While most plumbing jobs require a licensed professional, there are ways savvy homeowners can save time and money by safeguarding, upgrading or repairing their own systems.
“There’s quite a bit homeowners can do themselves, especially when it comes to maintenance,” says Gale Bellows, a journeyman plumber and service manager with South West Plumbing. If you have basic tools and some inexpensive supplies, here are six things you can do to prevent costly plumbing disasters and increase the life of your existing pipes, valves and appliances.
Try this at home
Protect your exterior faucets from freezing and breakage. Install inexpensive padded or foam faucet covers (about $10 each). Properly sealed, these will prevent or delay pipe freezing. While you’re at it, drain the garden hoses you’ve disconnected to protect them as well.
Remove and clean (or replace) sink faucet aerators to improve water flow. The tips of most faucets can easily be unscrewed and the mesh aerator screens rinsed to remove grit. If a screen looks torn or damaged, take the aerator to the hardware store to buy a matching replacement.
Replace a worn toilet seat. This is a cosmetic repair, but many homeowners want to upgrade seats to more attractive or durable models. “Soft close” seats, which close slowly rather than dropping down with a crash, are popular, Bellows says.
Remove and clean the P trap under your sink. P traps (which are actually U-shaped) are critical parts of your plumbing system. Water is supposed to stay in them, forming an important barrier that prevents gas from your sewer from coming up into your house. Problems occur when a P trap gets clogged with hair or soap and the sink starts to drain slowly. Rather than using harsh chemicals, you can remove and clean the trap in a few minutes. Put a bucket under the sink to catch water and gunk while you work. Then twist off the slip nuts that hold the P trap in place. Once you’ve cleaned the trap, reattach it and twist the slip nuts. No need to use plumber’s tape or worry that it will leak, according to Bellows. “When you tighten the nut, it seals automatically,” he says.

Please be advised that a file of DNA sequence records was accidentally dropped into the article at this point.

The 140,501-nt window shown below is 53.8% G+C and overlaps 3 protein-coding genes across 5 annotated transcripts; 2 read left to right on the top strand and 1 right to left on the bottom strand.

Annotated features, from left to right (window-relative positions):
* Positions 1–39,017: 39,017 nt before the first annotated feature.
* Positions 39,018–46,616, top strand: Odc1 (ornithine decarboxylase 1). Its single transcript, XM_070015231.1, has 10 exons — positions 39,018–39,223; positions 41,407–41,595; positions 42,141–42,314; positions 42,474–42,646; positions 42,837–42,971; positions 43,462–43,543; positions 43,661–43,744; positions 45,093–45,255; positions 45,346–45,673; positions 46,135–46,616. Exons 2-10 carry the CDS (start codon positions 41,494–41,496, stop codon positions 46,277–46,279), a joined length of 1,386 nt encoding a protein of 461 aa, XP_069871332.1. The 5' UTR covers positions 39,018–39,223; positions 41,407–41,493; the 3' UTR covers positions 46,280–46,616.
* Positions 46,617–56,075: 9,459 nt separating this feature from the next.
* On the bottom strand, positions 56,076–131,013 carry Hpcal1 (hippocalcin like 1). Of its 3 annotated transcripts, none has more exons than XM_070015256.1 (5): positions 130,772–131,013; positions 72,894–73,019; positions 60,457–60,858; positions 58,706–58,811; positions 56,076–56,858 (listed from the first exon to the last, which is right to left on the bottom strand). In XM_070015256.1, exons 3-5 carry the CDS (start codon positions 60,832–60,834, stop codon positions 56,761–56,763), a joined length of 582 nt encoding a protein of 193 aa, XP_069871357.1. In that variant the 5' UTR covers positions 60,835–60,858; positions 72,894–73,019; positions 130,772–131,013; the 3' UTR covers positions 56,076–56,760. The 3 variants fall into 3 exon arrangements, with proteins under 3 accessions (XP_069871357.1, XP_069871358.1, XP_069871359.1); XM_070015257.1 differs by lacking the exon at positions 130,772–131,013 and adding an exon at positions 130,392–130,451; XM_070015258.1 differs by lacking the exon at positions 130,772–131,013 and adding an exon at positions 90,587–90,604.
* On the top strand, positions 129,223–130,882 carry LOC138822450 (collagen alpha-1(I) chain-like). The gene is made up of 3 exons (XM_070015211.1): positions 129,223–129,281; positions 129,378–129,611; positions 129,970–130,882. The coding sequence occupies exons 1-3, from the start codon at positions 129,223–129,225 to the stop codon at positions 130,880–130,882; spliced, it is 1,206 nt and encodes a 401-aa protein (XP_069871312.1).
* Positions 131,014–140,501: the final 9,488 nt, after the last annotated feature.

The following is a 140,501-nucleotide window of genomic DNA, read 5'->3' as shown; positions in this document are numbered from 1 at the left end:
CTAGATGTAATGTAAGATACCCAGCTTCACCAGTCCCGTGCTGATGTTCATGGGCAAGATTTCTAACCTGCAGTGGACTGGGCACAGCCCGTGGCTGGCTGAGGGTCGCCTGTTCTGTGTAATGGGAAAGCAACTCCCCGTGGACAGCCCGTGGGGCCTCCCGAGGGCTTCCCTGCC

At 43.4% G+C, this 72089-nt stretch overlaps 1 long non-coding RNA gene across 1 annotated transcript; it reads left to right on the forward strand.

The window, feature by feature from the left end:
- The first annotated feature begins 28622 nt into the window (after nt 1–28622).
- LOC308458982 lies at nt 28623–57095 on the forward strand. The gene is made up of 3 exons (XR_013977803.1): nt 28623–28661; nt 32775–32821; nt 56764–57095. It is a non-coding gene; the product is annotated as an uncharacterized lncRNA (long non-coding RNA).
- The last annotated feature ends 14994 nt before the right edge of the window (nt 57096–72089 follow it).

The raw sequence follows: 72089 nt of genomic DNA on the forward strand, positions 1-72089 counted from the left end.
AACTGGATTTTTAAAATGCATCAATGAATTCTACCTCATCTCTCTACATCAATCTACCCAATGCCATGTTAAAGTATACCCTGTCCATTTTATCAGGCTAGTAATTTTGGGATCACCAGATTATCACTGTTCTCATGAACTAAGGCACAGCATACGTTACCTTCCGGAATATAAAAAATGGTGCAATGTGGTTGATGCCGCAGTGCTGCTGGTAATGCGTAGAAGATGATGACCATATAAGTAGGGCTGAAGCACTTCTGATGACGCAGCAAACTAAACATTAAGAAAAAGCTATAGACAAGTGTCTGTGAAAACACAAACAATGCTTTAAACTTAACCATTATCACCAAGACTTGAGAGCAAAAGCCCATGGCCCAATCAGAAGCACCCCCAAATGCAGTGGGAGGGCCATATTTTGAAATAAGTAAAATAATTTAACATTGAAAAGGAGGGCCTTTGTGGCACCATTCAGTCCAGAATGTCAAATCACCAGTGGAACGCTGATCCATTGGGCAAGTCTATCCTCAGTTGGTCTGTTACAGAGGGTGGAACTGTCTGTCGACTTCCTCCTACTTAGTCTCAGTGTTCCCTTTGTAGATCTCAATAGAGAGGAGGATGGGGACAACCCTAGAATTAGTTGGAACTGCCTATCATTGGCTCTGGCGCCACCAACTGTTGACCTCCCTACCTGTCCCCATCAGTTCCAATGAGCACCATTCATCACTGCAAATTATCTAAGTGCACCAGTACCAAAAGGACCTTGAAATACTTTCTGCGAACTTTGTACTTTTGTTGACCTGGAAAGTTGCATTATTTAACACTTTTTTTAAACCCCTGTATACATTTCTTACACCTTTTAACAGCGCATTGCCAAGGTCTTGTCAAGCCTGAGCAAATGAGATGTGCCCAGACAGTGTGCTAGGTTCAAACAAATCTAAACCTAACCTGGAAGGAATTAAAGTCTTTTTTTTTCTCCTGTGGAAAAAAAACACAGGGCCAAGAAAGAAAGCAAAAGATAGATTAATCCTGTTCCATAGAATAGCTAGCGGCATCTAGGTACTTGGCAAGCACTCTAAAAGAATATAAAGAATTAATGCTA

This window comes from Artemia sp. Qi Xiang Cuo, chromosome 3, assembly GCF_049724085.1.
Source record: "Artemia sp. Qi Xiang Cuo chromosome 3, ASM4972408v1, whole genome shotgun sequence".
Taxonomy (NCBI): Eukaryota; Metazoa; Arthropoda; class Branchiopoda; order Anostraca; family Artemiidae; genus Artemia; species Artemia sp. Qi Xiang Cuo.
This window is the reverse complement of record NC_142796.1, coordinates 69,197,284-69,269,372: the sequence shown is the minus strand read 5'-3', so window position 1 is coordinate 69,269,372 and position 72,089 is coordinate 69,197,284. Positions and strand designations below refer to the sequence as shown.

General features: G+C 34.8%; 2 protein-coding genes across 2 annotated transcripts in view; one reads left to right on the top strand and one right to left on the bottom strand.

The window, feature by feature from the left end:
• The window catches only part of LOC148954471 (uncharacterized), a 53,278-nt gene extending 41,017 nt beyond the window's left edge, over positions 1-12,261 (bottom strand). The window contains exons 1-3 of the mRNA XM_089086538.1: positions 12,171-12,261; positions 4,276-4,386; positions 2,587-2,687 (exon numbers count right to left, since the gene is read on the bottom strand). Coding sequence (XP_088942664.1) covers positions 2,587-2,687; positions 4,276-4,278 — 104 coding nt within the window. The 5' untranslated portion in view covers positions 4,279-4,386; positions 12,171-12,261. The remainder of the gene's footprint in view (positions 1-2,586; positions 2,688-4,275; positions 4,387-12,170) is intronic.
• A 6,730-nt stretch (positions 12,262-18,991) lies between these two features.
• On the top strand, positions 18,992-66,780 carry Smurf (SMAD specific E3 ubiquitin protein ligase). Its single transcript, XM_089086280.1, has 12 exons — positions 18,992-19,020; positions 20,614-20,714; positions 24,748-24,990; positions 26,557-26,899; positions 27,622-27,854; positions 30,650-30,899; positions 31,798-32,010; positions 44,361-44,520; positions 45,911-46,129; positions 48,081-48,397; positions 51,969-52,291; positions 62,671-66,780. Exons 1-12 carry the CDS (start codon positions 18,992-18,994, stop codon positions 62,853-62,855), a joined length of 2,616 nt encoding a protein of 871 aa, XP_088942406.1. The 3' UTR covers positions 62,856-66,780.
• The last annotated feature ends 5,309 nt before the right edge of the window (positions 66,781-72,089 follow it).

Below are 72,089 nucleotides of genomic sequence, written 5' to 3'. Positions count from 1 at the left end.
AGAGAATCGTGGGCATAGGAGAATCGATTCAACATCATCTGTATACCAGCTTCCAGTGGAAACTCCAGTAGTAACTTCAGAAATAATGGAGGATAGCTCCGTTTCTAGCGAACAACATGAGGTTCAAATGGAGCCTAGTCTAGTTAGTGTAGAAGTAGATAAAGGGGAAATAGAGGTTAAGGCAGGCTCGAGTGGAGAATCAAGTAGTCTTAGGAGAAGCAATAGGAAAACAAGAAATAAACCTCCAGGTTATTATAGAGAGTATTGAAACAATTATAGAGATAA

Check your water pressure. While many of us complain about low water pressure, the real enemy, Bellows says, is pressure higher than 80 psi (pound-force per square inch). Excessive water pressure can damage valves on water heaters, dishwashers, washing machines and other appliances. You risk flooding your house if a stressed hose or valve ruptures. Fortunately checking water pressure is cheap and easy with a psi gauge ($5 to $10 at the hardware store). Attach it to an outside faucet, turn the faucet on all the way, to measure system pressure. (Bellows suggests measuring psi at night, when few people are taking a shower or running washers.) If water pressure exceeds 80 psi, it’s important to call in a professional plumber address the issue.
Know the location of all the water shut-off valves in your house. That way, if a leak occurs, you can quickly turn off the flow to the sink, toilet, water heater or washer. If you are uncertain about where a leak is coming from, use the main water shut off to control damage.
When simple repairs get complex
Do-it-yourself repairs can be quick and inexpensive, but Bellows cautions against tackling more complex plumbing repairs or installations on your own. One problem, he says, is that the system you are repairing, or adding to, may not have been built correctly in the first place. Often, especially in older houses, the plumbing is out of code or lacking in required safety features. A professional plumber can spot these existing problems and avoid adding to them.
When to call in the pros? If you notice dampness on ceilings, walls or floors near pipes, bring in a plumber to analyze the situation. The leak may be minor, but ignoring it can allow mold to grow in walls and flooring, creating a larger problem.
Remodeling a kitchen, laundry, or bath? You’ll want to get a plumber involved to make sure your system can support the new fixtures — it may need updates. Bellows advises scheduling plumbing work early in your project, right after rough carpentry and before any electrical, flooring or tilework gets underway.
There are certain plumbing problems that require immediate attention from the pros. These include a malfunctioning water heater or the smell of sewer gas in your home. “You don’t want to risk a flood or an explosion,” Bellows says.
South West Plumbing has been serving King, Pierce and Snohomish counties for more than 35 years. All South West Plumbing plumbers are highly trained and arrive prepared with fully stocked trucks. We work evenings and weekends at no extra charge.